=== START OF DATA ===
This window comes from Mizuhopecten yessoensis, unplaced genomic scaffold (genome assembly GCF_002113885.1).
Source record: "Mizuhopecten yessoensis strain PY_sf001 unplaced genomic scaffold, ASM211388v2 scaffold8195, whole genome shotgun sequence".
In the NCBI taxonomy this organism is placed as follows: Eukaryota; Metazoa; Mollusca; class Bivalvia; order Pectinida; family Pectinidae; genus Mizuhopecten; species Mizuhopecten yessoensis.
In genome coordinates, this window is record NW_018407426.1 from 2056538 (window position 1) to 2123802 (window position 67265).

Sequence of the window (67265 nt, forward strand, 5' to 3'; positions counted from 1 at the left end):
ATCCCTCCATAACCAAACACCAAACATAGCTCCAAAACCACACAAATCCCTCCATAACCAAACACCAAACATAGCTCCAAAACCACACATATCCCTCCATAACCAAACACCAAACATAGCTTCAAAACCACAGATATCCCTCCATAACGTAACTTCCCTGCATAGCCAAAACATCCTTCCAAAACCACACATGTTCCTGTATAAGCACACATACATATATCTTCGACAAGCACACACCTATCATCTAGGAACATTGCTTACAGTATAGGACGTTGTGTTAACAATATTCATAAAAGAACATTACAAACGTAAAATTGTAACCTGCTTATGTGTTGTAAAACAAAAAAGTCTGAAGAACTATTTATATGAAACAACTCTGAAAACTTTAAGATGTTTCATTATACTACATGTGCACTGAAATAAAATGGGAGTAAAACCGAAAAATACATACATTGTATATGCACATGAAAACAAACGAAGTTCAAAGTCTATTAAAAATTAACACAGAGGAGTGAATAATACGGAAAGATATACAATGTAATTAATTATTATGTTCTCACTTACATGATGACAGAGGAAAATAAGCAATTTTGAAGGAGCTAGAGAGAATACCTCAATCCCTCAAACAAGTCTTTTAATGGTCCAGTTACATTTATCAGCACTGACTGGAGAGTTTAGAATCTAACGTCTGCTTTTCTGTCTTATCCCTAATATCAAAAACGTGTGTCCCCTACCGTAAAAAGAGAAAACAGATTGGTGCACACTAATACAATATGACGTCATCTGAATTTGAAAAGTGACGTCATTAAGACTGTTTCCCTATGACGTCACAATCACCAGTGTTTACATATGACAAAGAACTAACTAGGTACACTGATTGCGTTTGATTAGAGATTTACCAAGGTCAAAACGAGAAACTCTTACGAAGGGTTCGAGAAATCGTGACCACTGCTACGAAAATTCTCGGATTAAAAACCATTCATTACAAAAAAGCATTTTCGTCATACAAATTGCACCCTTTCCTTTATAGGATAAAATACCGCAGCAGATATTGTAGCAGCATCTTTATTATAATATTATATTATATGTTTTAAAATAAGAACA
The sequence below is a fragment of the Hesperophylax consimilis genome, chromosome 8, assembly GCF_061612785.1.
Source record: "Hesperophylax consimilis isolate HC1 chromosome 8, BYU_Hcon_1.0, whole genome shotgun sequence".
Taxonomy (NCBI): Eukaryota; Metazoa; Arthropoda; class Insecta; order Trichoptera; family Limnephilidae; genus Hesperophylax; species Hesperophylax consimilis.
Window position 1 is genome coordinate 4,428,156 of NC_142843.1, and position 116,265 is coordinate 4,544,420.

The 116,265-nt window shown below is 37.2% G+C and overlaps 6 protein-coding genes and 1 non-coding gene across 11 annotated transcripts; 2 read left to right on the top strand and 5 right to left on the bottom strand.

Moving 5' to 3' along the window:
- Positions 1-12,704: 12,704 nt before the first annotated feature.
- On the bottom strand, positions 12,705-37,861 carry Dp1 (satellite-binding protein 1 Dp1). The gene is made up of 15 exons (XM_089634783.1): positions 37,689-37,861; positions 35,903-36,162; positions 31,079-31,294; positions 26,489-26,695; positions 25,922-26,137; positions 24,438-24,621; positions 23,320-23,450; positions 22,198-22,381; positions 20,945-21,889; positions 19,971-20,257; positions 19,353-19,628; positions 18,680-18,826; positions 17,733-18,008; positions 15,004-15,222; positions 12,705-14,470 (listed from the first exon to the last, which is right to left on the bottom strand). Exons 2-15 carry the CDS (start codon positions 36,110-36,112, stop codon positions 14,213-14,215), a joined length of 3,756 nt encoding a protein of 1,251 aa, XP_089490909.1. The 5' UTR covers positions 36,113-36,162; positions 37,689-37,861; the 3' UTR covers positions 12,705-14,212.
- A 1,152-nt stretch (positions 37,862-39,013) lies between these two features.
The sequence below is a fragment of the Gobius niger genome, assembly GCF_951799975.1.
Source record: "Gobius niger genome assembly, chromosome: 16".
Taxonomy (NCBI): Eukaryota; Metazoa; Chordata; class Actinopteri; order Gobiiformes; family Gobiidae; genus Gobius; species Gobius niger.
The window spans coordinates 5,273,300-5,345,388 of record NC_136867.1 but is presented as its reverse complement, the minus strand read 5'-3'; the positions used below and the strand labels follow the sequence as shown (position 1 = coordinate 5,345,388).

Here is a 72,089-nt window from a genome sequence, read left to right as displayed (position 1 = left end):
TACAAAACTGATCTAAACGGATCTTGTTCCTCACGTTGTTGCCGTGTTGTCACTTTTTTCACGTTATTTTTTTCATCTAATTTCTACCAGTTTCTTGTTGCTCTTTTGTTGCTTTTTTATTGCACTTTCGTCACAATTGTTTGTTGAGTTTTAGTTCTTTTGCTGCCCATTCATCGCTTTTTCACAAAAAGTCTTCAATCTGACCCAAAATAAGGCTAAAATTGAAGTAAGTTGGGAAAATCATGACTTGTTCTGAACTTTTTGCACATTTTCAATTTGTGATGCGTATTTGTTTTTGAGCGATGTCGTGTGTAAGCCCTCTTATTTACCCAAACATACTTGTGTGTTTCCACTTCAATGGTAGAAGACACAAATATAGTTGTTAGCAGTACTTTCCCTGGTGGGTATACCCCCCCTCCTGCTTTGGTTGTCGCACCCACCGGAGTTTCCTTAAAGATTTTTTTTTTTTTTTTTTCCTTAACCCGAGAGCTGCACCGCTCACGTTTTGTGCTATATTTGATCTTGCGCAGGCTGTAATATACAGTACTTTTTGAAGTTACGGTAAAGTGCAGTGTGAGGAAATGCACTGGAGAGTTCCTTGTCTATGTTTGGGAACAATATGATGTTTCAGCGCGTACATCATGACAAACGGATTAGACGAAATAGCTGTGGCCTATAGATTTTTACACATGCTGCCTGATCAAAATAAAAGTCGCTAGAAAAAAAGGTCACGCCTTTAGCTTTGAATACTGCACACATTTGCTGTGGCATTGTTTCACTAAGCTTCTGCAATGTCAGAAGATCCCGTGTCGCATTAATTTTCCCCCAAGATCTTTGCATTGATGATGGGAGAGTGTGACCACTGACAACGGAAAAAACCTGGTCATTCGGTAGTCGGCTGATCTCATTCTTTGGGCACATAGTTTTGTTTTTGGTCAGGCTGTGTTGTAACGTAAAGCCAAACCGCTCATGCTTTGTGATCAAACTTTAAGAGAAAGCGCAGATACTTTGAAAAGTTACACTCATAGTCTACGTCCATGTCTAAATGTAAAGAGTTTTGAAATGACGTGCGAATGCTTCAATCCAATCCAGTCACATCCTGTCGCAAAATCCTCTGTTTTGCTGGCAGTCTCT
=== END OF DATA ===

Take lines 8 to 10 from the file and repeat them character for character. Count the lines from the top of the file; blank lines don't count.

Source record: "Hesperophylax consimilis isolate HC1 chromosome 8, BYU_Hcon_1.0, whole genome shotgun sequence".
Taxonomy (NCBI): Eukaryota; Metazoa; Arthropoda; class Insecta; order Trichoptera; family Limnephilidae; genus Hesperophylax; species Hesperophylax consimilis.
Window position 1 is genome coordinate 4,428,156 of NC_142843.1, and position 116,265 is coordinate 4,544,420.